Davutoglu 311 R.
(photo credit: REUTERS/Osman Orsal)
Turkish Foreign Minister Ahmet Davutoglu said that Ankara is seeking a partnership between Turkey and Egypt that will create a new axis of power in the Middle East at a time when US influence in the region is waning.
“This will not be an axis against any other country — not Israel, not Iran, not any other country, but this will be an axis of democracy, real democracy,” Davutoglu said in an interview published in Monday's New York Times. “That will be an axis of democracy of the two biggest nations in our region, from the north to the south, from the Black Sea down to the Nile Valley in Sudan,” he added.
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Davutoglu predicted increased economic cooperation between the two countries, saying Ankara's $1.5 billion investment in Egypt would rise to $5 billion within two years, and total trade would grow from its current $3.5 billion to $5 billion.
“For the regional balance of power, we want to have a strong, very
strong Egypt,” Davutoglu stated. "Some people may think Egypt and Turkey
are competing. No. This is our strategic decision. We want a strong
The plan for increased investment and business between the two countries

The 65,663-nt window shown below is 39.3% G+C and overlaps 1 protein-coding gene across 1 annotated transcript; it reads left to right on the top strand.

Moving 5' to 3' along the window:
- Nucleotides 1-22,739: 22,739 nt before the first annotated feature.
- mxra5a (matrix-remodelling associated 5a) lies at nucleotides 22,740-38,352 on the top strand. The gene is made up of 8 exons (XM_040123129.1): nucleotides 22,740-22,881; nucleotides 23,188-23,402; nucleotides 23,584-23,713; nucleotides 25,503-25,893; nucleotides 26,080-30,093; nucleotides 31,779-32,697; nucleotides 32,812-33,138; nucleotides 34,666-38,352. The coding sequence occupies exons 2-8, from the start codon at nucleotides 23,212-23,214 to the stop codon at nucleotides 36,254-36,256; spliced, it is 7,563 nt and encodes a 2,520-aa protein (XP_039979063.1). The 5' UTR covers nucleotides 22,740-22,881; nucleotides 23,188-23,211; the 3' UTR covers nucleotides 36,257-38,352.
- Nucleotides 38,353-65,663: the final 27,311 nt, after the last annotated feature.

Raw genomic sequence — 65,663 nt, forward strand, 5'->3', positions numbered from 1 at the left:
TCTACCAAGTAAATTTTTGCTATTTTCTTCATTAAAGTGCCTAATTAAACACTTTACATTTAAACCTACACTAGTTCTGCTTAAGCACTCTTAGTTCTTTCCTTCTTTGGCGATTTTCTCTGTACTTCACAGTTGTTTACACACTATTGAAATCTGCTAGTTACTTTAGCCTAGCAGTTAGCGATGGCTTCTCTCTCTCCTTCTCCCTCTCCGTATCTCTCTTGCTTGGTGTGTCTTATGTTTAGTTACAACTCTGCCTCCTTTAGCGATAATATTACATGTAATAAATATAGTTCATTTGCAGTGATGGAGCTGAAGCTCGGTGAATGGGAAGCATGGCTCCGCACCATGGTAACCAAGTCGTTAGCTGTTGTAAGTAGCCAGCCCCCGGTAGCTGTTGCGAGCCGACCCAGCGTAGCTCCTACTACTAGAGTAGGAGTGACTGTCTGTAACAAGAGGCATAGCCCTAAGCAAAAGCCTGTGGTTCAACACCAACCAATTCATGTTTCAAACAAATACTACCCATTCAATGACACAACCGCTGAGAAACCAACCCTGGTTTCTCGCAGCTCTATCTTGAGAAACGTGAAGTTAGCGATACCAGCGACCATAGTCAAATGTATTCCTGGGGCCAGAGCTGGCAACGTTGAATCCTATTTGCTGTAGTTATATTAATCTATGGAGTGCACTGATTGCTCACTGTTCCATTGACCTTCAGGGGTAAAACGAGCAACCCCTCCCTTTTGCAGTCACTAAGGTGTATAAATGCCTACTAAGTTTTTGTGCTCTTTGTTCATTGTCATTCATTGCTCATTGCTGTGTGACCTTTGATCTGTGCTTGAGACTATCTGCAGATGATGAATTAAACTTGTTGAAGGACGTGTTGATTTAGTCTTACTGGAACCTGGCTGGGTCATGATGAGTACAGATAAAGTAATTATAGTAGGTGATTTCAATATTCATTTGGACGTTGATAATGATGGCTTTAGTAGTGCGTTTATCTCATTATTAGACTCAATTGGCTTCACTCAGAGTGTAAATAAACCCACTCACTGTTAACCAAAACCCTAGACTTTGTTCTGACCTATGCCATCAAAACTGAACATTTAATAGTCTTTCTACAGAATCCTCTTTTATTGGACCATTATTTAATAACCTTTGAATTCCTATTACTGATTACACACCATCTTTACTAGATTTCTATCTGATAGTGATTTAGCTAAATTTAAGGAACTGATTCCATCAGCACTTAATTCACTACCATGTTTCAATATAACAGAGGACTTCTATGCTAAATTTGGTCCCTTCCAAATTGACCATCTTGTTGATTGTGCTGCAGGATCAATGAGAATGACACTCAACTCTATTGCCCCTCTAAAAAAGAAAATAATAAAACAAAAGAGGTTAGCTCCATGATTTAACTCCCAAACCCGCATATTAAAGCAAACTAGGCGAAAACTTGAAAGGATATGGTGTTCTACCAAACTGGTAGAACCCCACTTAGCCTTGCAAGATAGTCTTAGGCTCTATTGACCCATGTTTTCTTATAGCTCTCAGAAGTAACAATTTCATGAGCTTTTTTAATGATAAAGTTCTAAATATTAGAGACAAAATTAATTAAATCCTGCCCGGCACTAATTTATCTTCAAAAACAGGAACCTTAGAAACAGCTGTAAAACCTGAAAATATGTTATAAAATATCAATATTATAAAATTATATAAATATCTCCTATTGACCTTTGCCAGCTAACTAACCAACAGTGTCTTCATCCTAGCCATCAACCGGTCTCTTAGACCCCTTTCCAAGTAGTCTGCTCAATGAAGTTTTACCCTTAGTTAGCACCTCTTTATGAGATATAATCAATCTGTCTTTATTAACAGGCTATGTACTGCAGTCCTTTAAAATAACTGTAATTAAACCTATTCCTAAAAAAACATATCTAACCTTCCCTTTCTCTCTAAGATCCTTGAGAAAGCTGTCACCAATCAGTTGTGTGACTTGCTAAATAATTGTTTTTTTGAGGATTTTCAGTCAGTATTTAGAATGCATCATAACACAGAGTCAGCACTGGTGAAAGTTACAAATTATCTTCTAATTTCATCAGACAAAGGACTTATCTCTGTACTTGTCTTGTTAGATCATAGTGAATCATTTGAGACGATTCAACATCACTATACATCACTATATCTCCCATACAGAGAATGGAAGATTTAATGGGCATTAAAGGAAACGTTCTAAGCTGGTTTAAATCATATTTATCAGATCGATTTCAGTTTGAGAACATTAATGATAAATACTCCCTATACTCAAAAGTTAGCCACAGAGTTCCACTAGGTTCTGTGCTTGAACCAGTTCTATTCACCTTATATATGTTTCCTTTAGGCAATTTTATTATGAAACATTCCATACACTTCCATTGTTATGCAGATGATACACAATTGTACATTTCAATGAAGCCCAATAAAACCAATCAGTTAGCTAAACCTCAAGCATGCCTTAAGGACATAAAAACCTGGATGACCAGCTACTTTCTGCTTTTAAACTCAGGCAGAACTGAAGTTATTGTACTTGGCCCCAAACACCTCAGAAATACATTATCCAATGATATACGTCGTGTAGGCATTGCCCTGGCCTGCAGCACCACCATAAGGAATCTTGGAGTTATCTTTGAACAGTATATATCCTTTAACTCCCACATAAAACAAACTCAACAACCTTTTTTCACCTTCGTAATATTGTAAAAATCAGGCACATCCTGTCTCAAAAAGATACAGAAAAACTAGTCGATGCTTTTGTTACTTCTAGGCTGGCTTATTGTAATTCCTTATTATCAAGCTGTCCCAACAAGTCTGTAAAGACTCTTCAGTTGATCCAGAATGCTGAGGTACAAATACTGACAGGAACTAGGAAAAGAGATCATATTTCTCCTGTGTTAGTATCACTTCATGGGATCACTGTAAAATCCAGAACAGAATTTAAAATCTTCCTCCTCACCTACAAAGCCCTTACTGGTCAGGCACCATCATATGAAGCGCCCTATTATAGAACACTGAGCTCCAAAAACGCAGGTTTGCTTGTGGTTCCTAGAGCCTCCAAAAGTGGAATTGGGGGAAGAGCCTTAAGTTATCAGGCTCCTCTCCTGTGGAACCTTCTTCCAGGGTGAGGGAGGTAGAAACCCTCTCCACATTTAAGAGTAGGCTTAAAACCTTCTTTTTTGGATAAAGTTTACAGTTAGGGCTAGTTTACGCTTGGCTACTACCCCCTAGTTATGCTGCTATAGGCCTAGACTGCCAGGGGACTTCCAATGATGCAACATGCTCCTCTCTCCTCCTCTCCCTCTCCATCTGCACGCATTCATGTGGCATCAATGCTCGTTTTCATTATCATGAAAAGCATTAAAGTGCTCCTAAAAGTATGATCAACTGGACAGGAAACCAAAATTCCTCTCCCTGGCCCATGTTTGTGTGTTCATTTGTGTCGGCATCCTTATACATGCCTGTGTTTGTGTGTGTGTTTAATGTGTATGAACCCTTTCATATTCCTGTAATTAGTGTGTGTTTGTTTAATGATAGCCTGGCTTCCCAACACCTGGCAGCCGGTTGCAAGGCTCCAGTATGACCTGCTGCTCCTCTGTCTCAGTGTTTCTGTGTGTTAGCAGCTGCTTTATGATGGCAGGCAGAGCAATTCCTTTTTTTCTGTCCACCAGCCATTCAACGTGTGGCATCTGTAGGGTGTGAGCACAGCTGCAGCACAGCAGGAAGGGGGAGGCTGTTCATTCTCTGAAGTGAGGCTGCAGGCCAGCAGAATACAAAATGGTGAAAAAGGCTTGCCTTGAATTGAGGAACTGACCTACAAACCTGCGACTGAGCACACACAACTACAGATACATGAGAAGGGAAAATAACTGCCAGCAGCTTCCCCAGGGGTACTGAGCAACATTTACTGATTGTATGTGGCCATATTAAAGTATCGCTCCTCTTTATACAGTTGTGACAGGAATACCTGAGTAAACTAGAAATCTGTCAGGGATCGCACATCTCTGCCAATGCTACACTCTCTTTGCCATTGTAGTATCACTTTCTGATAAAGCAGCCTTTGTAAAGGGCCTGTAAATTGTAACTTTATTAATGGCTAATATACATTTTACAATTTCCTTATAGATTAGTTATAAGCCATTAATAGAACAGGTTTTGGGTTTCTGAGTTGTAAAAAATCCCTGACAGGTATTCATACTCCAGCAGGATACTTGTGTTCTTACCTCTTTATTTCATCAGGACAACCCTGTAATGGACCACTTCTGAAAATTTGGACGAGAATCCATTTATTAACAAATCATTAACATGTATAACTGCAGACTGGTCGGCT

was echoed by Egyptian Prime Minister Essam Sharaf last week during a
visit to Cairo by his Turkish counterpart Recep Tayyip Erdogan.
Erdogan received a hero's welcome
upon his arrival in Egypt, his first stop on a regional tour that also
took him to Tunisia and Libya. Erdogan’s confrontational policy with
Israel- topped off with remarks made on the eve of his visit that
Israel’s raid on the Mavi Marmara
last year was a casus belli
– won him fans in the Arab Street. The crowds greeting him waved the
flags of Egypt, Libya and Turkey. Some chanted, “Egypt,Turkey - one
fist,” while others raised large portraits of the leader captioned
"Turkey-Egypt - hand in hand to the future.”
But, analysts say
regional ambitions can only come at the cost of Egypt’s standing as the
Arab world’s leading power. Faced with a slumping economy and an
uncertain political future, Cairo may be in a weak position to compete
with Ankara, but it is likely to resist becoming the junior member of a
“This isn’t going to be an easy relationship to manage. These countries
have been competitors in the game of regional influence, with Egypt
wanting to play a lead role in the Arab world and Turkey trying to
increase its influence,” Sinan Ulgen, director of Turkey’s Centre for
Economic and Foreign Policy Studies (Edam) and a visiting scholar at the
Carnegie Institution, told The Media Line.David Rosenberg contributed to this report